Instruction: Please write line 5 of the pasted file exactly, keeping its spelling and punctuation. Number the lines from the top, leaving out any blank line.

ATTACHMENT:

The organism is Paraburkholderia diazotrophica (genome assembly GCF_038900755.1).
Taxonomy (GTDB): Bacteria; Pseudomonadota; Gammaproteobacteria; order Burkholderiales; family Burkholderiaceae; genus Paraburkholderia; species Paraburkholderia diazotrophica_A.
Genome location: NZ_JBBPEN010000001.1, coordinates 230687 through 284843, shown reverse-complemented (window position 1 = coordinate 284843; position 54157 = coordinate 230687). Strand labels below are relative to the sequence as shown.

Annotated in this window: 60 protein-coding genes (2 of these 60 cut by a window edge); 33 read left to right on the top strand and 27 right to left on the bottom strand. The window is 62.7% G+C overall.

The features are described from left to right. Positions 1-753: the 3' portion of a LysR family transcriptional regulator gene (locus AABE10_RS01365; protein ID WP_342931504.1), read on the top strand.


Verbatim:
The features are described from left to right. Positions 1-753: the 3' portion of a LysR family transcriptional regulator gene (locus AABE10_RS01365; protein ID WP_342931504.1), read on the top strand.